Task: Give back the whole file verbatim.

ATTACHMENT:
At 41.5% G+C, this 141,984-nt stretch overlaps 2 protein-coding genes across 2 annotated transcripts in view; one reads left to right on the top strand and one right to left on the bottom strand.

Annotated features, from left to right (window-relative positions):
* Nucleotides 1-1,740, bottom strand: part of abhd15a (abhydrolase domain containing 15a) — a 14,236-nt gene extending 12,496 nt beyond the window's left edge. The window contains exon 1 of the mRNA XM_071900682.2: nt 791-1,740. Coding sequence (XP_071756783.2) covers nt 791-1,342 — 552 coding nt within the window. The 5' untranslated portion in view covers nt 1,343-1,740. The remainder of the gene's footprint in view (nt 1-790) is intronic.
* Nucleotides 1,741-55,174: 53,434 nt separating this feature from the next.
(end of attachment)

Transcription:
At 41.5% G+C, this 141,984-nt stretch overlaps 2 protein-coding genes across 2 annotated transcripts in view; one reads left to right on the top strand and one right to left on the bottom strand.

Annotated features, from left to right (window-relative positions):
* Nucleotides 1-1,740, bottom strand: part of abhd15a (abhydrolase domain containing 15a) — a 14,236-nt gene extending 12,496 nt beyond the window's left edge. The window contains exon 1 of the mRNA XM_071900682.2: nt 791-1,740. Coding sequence (XP_071756783.2) covers nt 791-1,342 — 552 coding nt within the window. The 5' untranslated portion in view covers nt 1,343-1,740. The remainder of the gene's footprint in view (nt 1-790) is intronic.
* Nucleotides 1,741-55,174: 53,434 nt separating this feature from the next.